Offence to Procure Use of Motor Vehicle by Fraud
– section 69 of the Road Safety Act 1986
Examples of the Offence to Procure Use of Motor Vehicle by Fraud
- A person uses a driver’s license that is not their own to hire a car.
- A person who has lost their license hires a car using false details.
- A person uses their friend’s driver’s license as they look similar.
Questions in cases like this
- Did you use or hire a motor vehicle?
- Was fraud involved?
- In what way did you help someone use or hire a car through fraud?
What are some of the possible defences to the Offence to Procure Use of Motor Vehicle by Fraud?
The charge maybe be defended in court through a factual dispute, the concept of beyond reasonable doubt, or because of the charge being stature barred.
You should ring us and discuss your case if you have been charged. Deciding on whether to plead guilty or not had huge consequences for you and should be made after proper discussion with a criminal lawyer.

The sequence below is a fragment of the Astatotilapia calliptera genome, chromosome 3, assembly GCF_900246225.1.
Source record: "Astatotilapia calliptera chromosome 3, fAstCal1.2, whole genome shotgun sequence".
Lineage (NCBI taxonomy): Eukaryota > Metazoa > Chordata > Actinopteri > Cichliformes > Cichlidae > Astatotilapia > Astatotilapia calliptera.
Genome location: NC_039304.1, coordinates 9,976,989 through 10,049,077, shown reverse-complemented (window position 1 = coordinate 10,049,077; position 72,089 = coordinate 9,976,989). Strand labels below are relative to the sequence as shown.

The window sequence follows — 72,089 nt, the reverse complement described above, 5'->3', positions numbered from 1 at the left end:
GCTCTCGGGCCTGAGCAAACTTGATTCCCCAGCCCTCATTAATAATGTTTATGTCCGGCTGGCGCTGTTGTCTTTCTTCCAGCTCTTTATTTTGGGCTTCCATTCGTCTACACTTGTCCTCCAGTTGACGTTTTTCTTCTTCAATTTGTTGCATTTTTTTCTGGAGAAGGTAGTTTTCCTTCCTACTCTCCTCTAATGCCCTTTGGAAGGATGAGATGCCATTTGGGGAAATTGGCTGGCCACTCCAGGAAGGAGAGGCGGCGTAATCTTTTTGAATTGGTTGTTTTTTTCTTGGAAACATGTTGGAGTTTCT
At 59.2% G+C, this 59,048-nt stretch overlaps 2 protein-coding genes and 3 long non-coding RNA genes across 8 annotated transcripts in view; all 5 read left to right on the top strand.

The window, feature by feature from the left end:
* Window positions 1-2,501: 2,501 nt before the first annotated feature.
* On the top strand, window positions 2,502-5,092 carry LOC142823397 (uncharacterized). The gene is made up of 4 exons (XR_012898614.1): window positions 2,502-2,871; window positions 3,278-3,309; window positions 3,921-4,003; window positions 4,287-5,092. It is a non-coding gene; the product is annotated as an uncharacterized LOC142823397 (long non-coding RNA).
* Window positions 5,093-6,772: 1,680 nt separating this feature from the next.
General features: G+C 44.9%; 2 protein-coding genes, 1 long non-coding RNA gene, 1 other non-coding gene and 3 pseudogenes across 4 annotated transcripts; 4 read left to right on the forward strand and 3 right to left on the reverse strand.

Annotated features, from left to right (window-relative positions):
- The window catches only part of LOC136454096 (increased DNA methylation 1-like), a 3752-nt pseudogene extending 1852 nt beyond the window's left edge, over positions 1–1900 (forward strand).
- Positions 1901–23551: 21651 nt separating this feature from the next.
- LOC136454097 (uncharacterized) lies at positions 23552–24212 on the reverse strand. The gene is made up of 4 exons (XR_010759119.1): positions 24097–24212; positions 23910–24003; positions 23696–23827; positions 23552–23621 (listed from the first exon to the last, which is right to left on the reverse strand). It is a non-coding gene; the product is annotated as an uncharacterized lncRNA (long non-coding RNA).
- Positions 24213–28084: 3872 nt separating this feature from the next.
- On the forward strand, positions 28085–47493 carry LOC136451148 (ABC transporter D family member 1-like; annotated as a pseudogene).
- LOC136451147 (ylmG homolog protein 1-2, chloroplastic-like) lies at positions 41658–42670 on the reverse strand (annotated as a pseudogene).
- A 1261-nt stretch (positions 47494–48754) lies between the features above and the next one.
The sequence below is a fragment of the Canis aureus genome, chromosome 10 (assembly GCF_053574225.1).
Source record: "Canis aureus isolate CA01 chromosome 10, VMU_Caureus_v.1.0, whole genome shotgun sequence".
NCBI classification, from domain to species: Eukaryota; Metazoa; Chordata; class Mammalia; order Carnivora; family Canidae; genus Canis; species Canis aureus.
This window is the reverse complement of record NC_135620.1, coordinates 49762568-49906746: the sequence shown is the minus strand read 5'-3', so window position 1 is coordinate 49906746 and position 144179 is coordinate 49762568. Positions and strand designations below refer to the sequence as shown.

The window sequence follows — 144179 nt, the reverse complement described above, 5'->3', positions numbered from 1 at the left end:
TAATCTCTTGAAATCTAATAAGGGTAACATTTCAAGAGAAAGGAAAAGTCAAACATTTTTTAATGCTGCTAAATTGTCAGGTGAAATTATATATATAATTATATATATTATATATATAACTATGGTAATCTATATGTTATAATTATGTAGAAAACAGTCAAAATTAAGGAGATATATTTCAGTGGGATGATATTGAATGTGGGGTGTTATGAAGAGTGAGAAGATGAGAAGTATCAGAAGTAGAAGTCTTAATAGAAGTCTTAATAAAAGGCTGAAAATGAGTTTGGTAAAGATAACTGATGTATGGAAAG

Maximum penalty and court that deals with this charge
The penalty for this offence is a fine of 10 penalty units (at the time of print equal to $1,611.90) or imprisonment for 2 months. This is the sort of charge that would be heard in the Magistrates’ Court.
What is the legal definition of Offence to Procure Use of Motor Vehicle by Fraud?
This offence arises when a person, either themselves or by helping another, hires or gains use of a motor vehicle by misrepresenting the truth.
The legislation for this offence can be found on section 69 of Road Safety Act 1986.
Elements of the offence
In essence to prove this charge the Police must show that the accused procured the use, or hire of a motor vehicle drove which was obtained by fraud or misrepresentation. In the alternative the Police must show that the accused aided or abetted in circumstances where the use or hire was by fraud or misrepresentation.